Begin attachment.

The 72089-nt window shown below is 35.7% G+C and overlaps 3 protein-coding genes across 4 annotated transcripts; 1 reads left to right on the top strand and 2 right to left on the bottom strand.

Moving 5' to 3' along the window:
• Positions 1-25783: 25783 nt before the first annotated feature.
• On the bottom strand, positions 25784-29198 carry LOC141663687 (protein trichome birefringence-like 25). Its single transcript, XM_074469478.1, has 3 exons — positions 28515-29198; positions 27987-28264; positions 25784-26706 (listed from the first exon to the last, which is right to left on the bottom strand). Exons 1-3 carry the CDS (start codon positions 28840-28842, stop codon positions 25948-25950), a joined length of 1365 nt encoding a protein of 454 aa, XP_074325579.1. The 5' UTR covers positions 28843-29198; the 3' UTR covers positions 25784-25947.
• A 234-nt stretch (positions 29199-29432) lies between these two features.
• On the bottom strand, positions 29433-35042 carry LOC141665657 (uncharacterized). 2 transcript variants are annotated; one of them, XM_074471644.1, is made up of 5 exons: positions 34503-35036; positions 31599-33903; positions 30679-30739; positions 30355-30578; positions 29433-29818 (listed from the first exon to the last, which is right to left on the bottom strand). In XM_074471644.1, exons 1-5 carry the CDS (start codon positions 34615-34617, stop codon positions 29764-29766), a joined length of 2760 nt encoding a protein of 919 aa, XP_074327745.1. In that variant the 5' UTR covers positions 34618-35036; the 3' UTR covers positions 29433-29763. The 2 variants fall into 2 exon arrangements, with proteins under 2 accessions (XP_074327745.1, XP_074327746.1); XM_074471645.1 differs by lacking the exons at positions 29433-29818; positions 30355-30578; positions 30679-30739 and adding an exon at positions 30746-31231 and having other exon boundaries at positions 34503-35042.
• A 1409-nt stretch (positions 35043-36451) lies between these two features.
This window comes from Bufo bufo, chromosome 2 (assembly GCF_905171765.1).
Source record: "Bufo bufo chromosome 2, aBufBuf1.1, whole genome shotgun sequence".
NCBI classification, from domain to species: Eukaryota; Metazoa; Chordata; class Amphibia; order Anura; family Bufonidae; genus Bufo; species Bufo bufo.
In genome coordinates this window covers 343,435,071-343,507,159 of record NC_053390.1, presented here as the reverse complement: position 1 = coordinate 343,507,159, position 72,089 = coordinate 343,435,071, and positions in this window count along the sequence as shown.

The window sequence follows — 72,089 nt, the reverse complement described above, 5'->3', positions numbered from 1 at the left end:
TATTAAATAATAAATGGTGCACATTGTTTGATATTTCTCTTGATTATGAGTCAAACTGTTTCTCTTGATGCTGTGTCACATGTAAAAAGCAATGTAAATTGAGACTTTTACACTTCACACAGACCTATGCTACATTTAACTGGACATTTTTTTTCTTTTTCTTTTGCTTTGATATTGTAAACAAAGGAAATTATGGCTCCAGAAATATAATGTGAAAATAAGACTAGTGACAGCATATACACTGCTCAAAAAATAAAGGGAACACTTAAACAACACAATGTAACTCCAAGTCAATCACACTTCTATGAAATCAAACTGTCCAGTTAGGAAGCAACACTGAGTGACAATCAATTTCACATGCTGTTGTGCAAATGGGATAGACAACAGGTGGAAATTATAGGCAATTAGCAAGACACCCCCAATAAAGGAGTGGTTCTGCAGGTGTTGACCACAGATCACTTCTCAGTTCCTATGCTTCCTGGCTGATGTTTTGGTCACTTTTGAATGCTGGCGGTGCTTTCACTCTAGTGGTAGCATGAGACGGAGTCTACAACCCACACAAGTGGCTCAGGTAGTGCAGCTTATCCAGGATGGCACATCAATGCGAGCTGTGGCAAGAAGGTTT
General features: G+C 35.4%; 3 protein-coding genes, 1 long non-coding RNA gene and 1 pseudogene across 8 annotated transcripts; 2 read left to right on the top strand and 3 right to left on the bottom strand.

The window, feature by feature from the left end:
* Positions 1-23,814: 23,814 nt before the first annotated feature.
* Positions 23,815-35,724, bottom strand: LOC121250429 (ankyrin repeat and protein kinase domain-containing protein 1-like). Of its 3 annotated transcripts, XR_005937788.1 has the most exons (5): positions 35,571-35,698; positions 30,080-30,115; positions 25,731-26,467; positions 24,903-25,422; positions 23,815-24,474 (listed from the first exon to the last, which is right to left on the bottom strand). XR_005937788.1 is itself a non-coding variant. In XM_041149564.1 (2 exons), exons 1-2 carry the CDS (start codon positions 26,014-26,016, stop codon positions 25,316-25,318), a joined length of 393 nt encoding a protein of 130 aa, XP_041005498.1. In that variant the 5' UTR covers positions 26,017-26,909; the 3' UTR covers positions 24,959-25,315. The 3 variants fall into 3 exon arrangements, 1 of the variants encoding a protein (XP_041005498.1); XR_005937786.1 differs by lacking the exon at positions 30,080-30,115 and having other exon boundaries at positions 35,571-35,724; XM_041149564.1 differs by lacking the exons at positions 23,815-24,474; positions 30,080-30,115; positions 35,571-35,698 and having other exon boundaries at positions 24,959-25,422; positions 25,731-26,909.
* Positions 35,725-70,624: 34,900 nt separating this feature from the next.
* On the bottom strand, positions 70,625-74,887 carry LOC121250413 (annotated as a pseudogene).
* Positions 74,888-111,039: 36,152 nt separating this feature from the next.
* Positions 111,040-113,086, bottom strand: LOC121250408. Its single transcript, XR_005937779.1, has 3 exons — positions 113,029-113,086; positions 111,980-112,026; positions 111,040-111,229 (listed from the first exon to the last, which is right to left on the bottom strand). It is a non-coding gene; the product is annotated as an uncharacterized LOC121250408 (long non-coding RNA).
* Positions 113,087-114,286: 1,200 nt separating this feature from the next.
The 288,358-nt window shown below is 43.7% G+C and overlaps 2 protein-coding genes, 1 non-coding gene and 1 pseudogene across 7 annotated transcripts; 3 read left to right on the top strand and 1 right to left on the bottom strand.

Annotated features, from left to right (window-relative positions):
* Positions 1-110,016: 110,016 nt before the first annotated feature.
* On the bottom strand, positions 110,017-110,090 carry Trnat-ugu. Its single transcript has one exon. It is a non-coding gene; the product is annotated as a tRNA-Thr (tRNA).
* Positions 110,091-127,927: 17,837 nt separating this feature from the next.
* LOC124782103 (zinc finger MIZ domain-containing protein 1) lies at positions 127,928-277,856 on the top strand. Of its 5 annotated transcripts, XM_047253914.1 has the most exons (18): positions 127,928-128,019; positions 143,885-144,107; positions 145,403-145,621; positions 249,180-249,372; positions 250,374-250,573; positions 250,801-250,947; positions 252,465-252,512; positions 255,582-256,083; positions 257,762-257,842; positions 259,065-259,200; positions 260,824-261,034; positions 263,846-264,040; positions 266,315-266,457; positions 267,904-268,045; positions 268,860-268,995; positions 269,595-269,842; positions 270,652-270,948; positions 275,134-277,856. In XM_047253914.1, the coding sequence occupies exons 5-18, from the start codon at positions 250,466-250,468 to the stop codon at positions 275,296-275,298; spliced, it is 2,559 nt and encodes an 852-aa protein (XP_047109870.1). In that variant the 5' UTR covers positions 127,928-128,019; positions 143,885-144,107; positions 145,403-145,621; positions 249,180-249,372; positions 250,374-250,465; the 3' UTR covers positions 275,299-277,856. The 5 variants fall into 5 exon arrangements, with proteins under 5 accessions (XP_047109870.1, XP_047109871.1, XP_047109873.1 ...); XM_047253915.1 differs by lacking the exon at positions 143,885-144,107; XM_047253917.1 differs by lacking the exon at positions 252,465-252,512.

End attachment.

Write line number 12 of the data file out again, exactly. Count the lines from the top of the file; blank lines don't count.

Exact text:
The window sequence follows — 72,089 nt, the reverse complement described above, 5'->3', positions numbered from 1 at the left end: